UM is located in Ann Arbor and was established in 1817. They are Division I and part of the Big Ten Conference.
10. University of Arkansas Razorbacks
The University of Arkansas Razorbacks has a very detailed logo. Where most schools go with something simpler, they include a full drawing of a razorback hog that looks like it’s mid-charge. The school is located in Fayetteville, Arkansas, and was established in 1871 as an industrial university. The sports team compete in Division I and are members of the Southeastern Conference.
Recently, they have gone to a secondary logo of just the razorback’s head, but the raging animal is much more effective.
11. Notre Dame Fighting Irish
Notre Dame’s football team is the Fighting Irish. Their college football logo features the school’s two initials intertwined, dyed in the blue of the school’s colors. It is simultaneously simple and yet intricate, offering a geometrical look.
Notre Dame is located in Indiana in a town by the same name. Edward Sorin founded the Catholic University in 1842. This school’s football program has the most members in the College Football Hall of Fame.
12. University of Florida Gators
The University of Florida’s football team is the Gators. Their logo is a little simple, but it gets the point across. One notable thing about their symbol is the way the outside circles follow the top lines of the gator drawing. The public university has a founding date of 1853, making it one of the oldest institutes in the college football lineup.
13. Clemson University Tigers
The Clemson University Tigers frequently change their logo, making minor shifts in the look of the tiger’s paw or the lettering. Their current logo uses the school’s distinctive orange. The paw isn’t a solid outline, which gives it some texture and a three-dimensional look that stands out from other college football logos.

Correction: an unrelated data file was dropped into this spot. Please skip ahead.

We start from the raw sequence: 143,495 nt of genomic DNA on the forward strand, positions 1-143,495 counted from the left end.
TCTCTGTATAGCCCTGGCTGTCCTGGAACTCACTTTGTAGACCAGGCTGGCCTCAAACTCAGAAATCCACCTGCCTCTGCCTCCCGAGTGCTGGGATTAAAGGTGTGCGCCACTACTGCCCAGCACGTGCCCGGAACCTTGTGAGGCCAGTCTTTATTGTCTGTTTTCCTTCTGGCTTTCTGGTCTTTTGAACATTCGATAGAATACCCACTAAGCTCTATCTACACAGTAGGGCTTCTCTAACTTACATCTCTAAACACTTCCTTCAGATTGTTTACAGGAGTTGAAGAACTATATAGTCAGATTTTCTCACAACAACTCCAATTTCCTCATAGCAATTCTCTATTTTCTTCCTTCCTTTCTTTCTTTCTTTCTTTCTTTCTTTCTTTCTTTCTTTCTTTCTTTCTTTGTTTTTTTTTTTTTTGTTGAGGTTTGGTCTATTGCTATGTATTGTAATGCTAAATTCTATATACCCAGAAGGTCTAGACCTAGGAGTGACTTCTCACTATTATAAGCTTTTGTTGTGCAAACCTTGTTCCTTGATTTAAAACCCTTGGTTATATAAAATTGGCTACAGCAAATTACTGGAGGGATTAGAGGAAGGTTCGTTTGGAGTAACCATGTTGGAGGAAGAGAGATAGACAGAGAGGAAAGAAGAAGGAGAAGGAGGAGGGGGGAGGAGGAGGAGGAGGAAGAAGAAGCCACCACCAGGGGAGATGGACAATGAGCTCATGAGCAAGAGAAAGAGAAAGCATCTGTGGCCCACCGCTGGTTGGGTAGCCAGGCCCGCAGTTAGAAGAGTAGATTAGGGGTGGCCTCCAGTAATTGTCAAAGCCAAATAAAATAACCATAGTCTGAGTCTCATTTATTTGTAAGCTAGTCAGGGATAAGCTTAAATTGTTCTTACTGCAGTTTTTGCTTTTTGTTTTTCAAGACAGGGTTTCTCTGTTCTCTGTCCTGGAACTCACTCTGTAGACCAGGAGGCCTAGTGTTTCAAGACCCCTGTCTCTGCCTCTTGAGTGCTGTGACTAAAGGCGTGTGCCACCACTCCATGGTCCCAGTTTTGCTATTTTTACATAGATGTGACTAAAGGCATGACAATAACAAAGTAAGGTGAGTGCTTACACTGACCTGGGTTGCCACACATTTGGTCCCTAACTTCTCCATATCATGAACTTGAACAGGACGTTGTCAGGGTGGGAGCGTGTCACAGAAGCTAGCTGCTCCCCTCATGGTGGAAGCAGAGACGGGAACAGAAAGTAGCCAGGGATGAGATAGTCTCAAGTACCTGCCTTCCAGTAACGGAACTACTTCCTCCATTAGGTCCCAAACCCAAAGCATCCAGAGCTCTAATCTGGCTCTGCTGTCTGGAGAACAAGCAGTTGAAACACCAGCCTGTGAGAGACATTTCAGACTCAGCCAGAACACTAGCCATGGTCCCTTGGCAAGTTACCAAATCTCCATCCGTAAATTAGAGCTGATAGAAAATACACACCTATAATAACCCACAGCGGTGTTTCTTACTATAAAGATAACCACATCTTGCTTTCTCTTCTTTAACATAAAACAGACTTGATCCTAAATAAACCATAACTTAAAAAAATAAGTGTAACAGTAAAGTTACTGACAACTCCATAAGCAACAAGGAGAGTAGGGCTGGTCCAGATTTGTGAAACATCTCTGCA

This Division I university is in Clemson, South Carolina, and was founded in 1889.
14. Boston College Eagles
The Boston College Eagles may be a lesser-known college football team, but their logo is quite striking. The double lined letters stand out against any background and on team uniforms. Note how they incorporate their school colors of gold and red into the design but outline everything in black to grab interest.
The college resides in Chestnut Hill, Massachusetts and is a Division I in the NCAA. Their mascot is Baldwin the Eagle. The name Baldwin comes from the bald head of the eagle combined with the word “win.” Reverend Edward McLaughlin dubbed the mascot by writing to the student newspaper and saying they needed a mascot and the Eagle was a symbol of majesty, power and freedom.
15. Michigan State Spartans
The Michigan State Spartans have a logo that is a study in minimalism. The logo has been ranked in the top 25 of all the college football logos in the country and beat out colleges such as Texas, North Carolina and Miami. Michigan State tried various shades of green over the years before landing on this hunter green that signifies strength and power.
The Spartans are part of the Big 10 Conference. They hold six national championships and 11 conference titles.